It sounds like a cocktail you’d enjoy on a tropical holiday, but a sunset clause packs much more punch than a summery beverage!
A sunset clause is a contractual term designed to protect both the buyer and the seller.
However, recent reports of developers taking advantage of these clauses to make a larger profit in off the plan (OTP) properties have left buyers wary.
The basic premise of a sunset clause is to put an expiry date on the property contract at hand.
It can be used when a vendor is putting an offer on a property in order to force a decision, and hopefully commitment, out of the seller.
A sunset clause can also be used when an offer is put on a property conditional to selling their previous home.
If the previous home is not sold within a certain time period, then the contract on the new property becomes null and void.
In the spotlight at the moment are sunset clauses for off the plan properties.
In these instances, a buyer is committing to a property that has not been built yet and there needs to be some conditions built into the contract to ensure that the project is a) completed in a fair and timely manner and b) settled at the price originally agreed upon.
At the same time, the developer or seller is protected by a sunset clause because it means that the buyer can’t back out of settlement at completion of the project, if it is completed before the sunset date.
Builders are reliant upon deposits and contracts for their building project to get off the ground, so they want to keep those buyers committed until completion – and therefore settlement – of the new property. They also want to be paid promptly upon completion.
Developers have come under scrutiny for using the sunset clause to their own advantage, particularly in a hot market.
There have been reports from disgruntled buyers of developers who purposely run over time in order to invoke the sunset clause and therefore nullify all contracts. They then put the same properties back on the market at a higher price to increase their profit margin.
This scenario leaves the buyer at a great disadvantage because while their money has been tied up in the OTP development, they have not been able to make offers on other properties and properties that they could afford at the time of deposit have increased in value and are now out of reach.
If you’ve been reading my blogs for a while now, you will be aware of my feelings about OT
I advise against these types of investments because they are a dangerous, speculative investment and usually favour the developer in general.
However if you do decide to buy an OTP property, it is important to make sure a sunset clause works to your advantage to ensure that your assets and rights are protected.
So, before signing anything, run through this checklist first:
1. Are you working with a property lawyer or conveyancer?
It is more critical than ever with an OTP property to appoint a solicitor or conveyancer to review your contract and ensure your needs (and not just the developer’s) are considered before you sign anything.
On the one hand, the contract may be vague leaving loop holes all over the place and on the other end of the spectrum, tricky property developers could clog the contract up with so much confusing jargon that it is difficult to decipher without an expert to help you.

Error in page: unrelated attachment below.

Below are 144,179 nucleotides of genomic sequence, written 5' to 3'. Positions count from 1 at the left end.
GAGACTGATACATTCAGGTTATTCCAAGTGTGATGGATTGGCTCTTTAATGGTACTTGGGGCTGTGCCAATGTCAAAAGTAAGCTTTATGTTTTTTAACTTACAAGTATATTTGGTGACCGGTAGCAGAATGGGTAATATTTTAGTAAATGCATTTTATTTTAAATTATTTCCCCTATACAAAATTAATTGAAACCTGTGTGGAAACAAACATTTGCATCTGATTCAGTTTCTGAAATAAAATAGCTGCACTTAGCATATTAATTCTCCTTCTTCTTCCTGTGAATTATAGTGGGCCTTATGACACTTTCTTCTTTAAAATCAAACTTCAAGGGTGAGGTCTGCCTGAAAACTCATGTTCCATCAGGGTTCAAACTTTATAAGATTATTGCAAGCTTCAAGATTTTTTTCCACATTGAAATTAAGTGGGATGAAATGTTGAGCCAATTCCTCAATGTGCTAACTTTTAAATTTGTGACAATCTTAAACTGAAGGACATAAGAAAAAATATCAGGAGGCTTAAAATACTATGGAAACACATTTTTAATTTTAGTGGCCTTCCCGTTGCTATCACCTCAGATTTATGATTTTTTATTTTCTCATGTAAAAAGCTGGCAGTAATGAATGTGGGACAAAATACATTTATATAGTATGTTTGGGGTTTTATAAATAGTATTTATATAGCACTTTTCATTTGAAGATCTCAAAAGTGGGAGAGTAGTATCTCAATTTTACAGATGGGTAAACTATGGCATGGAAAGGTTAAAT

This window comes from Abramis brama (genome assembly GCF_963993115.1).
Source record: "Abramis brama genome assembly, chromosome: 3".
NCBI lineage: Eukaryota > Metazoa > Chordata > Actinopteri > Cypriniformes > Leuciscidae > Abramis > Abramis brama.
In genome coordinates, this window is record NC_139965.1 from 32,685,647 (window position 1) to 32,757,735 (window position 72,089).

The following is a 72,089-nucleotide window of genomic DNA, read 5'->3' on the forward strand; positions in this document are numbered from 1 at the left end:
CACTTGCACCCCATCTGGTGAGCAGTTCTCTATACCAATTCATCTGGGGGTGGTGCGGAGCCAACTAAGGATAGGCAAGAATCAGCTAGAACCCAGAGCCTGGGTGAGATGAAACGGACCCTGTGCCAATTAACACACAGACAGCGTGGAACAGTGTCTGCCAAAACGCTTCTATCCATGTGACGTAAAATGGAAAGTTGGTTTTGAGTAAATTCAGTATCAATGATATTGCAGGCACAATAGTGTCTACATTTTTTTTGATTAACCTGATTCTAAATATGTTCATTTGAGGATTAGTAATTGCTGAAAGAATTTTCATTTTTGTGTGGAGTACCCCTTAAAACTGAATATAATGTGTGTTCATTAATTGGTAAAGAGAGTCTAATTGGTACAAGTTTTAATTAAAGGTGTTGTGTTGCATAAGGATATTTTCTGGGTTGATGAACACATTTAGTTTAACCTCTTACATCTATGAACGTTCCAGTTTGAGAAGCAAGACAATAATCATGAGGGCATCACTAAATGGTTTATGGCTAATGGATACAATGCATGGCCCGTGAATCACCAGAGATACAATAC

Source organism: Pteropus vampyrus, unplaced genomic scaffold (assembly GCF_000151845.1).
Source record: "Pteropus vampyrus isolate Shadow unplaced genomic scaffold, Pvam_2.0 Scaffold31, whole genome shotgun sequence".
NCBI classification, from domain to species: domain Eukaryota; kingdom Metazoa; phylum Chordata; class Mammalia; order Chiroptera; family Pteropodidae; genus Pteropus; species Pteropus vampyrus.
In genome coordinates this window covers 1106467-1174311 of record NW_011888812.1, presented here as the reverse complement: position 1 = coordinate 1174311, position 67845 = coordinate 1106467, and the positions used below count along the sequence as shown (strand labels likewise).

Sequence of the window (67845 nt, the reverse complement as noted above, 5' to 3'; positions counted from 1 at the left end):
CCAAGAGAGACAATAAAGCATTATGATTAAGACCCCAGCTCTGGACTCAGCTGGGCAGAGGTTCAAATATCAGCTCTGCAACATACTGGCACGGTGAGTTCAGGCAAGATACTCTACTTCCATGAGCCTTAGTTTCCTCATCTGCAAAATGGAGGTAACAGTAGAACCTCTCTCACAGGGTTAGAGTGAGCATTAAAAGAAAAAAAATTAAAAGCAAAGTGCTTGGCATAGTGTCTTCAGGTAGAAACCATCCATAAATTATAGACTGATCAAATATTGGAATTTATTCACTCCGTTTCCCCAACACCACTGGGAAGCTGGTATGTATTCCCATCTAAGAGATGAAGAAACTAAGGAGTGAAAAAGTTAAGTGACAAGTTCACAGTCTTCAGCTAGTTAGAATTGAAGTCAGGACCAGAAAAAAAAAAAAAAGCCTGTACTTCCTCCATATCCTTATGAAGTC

With a risky purchase like this, I can’t recommend a solicitor enough.
2. Have you done a background check on the developer?
Just like you would with any professional you are considering working with, a smart investor would do a background check on the developer of your OTP property so you know exactly who you are dealing with.
You are well within your rights to ask for a resume of sorts to see if they have completed other similar projects and to get feedback from other buyers.
I would advise researching these other buildings or even paying a visit to ask around about the quality of the developer.
3. Is the development on track according to milestones so far?
Make sure you know exactly where the project is up to and how that compares with the proposed timeline for completion.
You can check on the progress of the development by enquiring with the developer or getting your solicitor to look into it.
If the construction has not yet commenced, find out what further approvals are needed and how many other contracts have been secured so far.
Often, there will be a minimum number of contracts required before the project can even go ahead, so this may affect the proposed completion date.
If the project has begun, check that the milestones that have passed already were on time. It is completely normal in the building industry for there to be some legitimate delays (including building permits, construction and weather) so be sure to build in a buffer.
4. Does the sunset date in the clause work for you?
A typical sunset clause for an OTP property is typically around 18 months.
Depending on where the project is up to in completion, that length may not make sense.
A building that has not yet begun may require up to 36 months, while a building nearing completion may only need 12 months.
The length of the sunset clause is not set in stone so you can request for it to be changed before you sign the contract.
Just remember that once you have signed the contract, this date is fixed and cannot be changed, so do your homework up front.
Instead of leaving the developer with all the power, it is possible for you to request an extension of the sunset date or include a clause where you can extend the date if you need to.
The bottom line:
Whether you’re looking to buy OTF or an established home, remember that every investment carries with it an element of risk.
Go in with your eyes wide open to make sure that you sign a contract that works to your advantage and doesn’t unfairly benefit the developer.
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